What's in a job? Using the DOT as a basis of vocational evaluation.
Determining wage-earning capacity has its roots in the analysis of transferability of skills, and the transferability of skills to other jobs has its roots in the DOT. The DOT, or Dictionary of Occupational Titles, a publication of the U.S. Employment Service (USES), has been used since 1939, thereby having decades of information and research on which it is based. The DOT provides a wide range of occupational information with application to job placement, occupational research, career guidance, and labor market information. The DOT, however, does not provide information about wages, hours worked, or other contractual issues.
The DOT defines occupations, not jobs. Job requirements are defined by the particular employment situation. The USES specifically recommends when specific job requirements are needed that information should be supplemented with data from jobs in the relevant community. Changes in job requirements due to technological advancement, labor market conditions and job task restructuring continue to occur at a rapid pace making the gathering of specific duties of a job essential.
The DOT is assigned a unique code which includes information about the industry, category, division and groups to which the occupation belongs. The code provides information regarding the worker functions and training needed to perform the job. Training is identified by the specific vocational preparation time or skill attainment it takes to learn the job. Skill levels are outlined as unskilled, semi-skilled, and skilled. The general educational development is also defined in the code. Education and training are achieved through school, technical programs, military, work experience, and apprenticeships. The general educational development includes reasoning, math and language development.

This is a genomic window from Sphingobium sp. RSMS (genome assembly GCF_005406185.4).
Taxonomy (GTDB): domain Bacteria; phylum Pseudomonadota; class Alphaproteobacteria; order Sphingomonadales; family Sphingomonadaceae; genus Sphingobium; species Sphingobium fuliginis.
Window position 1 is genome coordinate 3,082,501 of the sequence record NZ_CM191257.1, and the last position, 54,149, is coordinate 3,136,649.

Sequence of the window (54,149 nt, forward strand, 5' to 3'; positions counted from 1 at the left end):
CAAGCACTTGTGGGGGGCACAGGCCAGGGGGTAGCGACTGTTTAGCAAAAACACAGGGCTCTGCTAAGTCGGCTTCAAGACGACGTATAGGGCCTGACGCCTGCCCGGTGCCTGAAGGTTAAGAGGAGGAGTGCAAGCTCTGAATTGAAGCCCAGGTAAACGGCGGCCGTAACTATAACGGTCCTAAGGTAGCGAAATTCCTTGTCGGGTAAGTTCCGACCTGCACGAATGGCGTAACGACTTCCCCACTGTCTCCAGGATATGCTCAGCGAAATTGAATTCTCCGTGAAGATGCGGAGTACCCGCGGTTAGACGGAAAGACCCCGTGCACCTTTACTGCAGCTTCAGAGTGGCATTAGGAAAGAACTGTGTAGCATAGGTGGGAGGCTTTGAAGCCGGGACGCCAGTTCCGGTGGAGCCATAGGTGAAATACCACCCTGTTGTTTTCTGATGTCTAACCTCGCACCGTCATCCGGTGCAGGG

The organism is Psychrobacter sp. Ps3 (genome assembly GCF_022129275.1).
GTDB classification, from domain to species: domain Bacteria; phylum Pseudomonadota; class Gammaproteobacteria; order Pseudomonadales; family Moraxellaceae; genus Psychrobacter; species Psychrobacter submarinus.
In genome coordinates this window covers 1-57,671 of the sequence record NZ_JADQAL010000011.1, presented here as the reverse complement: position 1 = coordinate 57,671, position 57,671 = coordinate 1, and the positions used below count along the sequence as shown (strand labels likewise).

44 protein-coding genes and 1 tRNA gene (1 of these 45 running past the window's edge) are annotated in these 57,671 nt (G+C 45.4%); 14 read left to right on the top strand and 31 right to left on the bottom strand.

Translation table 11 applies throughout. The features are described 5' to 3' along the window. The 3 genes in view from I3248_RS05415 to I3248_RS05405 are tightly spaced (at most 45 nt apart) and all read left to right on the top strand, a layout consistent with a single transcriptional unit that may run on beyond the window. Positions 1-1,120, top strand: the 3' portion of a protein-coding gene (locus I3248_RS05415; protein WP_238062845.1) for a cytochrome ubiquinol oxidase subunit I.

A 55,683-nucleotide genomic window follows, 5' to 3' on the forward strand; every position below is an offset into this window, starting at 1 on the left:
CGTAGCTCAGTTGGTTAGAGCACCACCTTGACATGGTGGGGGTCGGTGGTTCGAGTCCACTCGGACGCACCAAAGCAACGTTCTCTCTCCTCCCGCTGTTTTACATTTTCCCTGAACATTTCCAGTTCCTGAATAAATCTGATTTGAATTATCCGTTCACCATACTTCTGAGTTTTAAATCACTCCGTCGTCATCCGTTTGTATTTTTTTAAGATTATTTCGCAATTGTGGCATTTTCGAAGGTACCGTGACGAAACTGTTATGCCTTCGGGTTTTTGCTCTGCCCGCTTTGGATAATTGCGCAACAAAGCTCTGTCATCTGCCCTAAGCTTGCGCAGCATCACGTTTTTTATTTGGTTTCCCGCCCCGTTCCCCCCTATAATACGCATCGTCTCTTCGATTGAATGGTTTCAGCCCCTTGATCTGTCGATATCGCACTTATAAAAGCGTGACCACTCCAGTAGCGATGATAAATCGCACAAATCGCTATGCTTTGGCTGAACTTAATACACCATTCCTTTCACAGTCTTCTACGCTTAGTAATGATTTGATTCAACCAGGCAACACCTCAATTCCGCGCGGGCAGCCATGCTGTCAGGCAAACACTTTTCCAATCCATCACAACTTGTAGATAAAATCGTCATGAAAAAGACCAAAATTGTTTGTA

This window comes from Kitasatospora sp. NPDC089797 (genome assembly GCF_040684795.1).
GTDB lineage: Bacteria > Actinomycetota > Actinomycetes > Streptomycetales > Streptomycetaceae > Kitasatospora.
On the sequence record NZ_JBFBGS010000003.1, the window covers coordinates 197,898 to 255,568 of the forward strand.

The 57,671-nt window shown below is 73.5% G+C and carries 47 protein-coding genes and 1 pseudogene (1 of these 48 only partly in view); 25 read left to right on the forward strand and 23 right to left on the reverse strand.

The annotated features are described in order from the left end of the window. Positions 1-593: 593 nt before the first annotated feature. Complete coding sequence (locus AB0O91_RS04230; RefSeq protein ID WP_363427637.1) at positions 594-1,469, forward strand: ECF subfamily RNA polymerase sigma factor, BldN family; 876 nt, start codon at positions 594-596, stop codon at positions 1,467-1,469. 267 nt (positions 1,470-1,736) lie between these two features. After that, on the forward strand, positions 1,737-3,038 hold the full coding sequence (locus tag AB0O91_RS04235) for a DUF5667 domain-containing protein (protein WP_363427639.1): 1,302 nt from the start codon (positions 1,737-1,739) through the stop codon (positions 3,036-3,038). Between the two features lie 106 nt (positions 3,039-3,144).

Particularly important is the identification of the Physical Demand Strength rating included in the DOT Code. This rating corresponds to physical restrictions outlined by an evaluee’s treating physician and is often the basis for determining which occupations may be appropriate post-injury. The strength rating is expressed by five terms which are generally described as follows:
Sedentary – Exerting up to 10 lbs. of force occasionally, and/or a negligible amount of force frequently. Sedentary work involves sitting most of the time, but may involve walking or standing for brief periods of time.
Light – Exerting up to 20 lbs. of force occasionally, and/or up to 10 lbs. of force frequently, and/or a negligible amount of force constantly.
Medium – Exerting 20-5- lbs. of force occasionally, and /or 10-25 lbs of force frequently, and/or greater than negligible up to 10 lbs. of force constantly.
Heavy – Exerting 50-100 lbs. of force occasionally, and /or 25-50 lbs. of force frequently, and/or 10 to 20 lbs. of force constantly.
Very Heavy – Exerting in excess of 100 lbs of force occasionally, and/or in excess of 50 lbs. of force frequently, and/or in excess of 20 lbs. of force constantly.
Although some consider the DOT outdated, it is still the best-published source for occupational information we have. It is a guide or starting point that is supplemented by research conducted by the prudent Vocational Rehabilitation consultant.
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Larry S. Stokes, Ph.D.
Aaron Wolfson, Ph.D.
Todd Capielano, M.Ed., LRC, CRC, LPC, CLCP
Lacy Sapp, MHS, CRC, LPC, LRC, CLCP